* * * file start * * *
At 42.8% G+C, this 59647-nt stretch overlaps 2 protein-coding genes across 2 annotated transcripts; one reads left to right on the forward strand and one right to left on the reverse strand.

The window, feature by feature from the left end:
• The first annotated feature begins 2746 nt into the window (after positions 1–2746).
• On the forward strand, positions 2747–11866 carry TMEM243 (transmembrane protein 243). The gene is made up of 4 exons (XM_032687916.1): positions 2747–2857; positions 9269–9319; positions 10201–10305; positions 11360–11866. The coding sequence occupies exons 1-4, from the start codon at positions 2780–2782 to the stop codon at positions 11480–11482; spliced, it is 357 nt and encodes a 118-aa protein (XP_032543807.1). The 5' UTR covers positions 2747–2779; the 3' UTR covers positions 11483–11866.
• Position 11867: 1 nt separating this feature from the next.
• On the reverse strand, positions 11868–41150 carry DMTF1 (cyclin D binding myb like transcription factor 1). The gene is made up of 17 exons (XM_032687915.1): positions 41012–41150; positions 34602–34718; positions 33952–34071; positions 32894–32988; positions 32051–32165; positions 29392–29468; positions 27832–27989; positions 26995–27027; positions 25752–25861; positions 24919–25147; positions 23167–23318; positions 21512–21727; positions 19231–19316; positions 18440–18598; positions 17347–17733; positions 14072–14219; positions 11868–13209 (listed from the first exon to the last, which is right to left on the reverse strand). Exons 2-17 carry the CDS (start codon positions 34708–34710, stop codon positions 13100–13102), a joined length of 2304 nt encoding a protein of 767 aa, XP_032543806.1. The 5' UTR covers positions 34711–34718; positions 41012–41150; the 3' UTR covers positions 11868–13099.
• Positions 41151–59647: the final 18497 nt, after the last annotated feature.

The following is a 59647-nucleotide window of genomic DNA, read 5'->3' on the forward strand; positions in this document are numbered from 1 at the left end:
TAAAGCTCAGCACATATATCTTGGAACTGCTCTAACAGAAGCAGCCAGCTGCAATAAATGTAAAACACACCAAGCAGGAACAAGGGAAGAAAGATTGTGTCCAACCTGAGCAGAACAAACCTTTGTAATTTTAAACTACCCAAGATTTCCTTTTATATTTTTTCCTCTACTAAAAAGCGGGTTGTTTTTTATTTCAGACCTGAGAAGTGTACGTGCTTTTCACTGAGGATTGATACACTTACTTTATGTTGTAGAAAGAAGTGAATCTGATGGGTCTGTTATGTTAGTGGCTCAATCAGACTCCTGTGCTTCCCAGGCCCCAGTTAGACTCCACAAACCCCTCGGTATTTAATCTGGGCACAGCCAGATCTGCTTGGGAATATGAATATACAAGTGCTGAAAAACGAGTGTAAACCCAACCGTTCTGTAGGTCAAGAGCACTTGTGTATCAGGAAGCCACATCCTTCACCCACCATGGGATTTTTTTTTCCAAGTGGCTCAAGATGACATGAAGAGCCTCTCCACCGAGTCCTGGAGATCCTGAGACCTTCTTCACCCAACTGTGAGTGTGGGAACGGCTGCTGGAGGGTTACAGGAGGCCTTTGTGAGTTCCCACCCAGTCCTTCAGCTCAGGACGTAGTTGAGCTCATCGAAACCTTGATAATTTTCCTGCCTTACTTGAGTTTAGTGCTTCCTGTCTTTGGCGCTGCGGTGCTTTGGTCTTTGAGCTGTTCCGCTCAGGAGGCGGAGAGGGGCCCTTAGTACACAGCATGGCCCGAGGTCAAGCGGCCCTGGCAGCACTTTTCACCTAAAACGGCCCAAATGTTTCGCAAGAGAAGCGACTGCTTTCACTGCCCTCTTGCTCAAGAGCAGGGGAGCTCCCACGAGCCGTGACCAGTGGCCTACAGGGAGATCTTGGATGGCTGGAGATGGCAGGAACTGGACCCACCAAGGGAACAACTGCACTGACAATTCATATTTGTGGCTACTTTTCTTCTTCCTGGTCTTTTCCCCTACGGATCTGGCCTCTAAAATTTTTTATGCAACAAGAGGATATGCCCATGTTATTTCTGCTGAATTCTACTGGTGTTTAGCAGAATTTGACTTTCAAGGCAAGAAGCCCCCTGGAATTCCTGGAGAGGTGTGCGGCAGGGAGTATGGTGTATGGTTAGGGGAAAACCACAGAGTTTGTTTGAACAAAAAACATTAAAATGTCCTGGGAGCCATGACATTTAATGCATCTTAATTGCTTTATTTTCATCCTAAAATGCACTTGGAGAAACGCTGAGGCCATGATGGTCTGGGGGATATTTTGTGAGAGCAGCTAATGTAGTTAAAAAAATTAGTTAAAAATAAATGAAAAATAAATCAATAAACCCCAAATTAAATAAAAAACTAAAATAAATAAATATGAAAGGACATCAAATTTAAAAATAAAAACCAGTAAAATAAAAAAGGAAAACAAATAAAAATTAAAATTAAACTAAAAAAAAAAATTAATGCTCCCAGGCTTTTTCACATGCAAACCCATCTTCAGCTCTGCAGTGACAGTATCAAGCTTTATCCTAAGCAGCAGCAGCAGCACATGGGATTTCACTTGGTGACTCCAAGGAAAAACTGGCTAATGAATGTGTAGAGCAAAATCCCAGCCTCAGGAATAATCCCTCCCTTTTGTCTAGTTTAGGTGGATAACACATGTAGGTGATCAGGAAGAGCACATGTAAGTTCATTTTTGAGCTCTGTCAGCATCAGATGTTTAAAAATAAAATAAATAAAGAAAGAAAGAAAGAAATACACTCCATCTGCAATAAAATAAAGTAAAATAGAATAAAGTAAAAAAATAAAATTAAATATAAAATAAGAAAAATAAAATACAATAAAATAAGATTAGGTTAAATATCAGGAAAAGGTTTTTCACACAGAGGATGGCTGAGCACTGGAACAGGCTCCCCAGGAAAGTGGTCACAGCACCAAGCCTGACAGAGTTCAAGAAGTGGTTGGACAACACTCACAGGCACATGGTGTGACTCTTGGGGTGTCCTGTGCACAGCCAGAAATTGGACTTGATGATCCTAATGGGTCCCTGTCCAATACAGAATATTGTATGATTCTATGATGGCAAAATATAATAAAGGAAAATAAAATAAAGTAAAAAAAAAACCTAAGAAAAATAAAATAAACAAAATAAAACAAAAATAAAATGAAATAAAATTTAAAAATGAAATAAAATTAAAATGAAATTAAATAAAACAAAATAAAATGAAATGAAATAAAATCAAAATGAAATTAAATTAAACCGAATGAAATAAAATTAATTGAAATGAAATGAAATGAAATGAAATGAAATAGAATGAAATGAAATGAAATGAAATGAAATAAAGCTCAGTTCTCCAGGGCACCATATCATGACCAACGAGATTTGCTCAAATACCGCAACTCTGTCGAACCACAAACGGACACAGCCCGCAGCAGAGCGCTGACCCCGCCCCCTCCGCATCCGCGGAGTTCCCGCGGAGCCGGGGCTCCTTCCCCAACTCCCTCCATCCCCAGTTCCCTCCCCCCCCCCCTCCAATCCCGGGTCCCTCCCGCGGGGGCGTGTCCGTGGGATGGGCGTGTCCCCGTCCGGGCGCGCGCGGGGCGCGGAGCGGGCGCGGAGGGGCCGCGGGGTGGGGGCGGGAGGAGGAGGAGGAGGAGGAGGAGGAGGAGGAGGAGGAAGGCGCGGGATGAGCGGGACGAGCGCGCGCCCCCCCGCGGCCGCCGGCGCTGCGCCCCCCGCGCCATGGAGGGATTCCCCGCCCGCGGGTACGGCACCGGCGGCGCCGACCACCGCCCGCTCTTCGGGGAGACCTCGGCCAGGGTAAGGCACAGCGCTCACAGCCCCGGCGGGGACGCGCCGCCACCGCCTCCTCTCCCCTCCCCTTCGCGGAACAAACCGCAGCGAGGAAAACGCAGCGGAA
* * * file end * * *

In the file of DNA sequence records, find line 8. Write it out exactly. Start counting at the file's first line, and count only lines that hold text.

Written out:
The following is a 59647-nucleotide window of genomic DNA, read 5'->3' on the forward strand; positions in this document are numbered from 1 at the left end: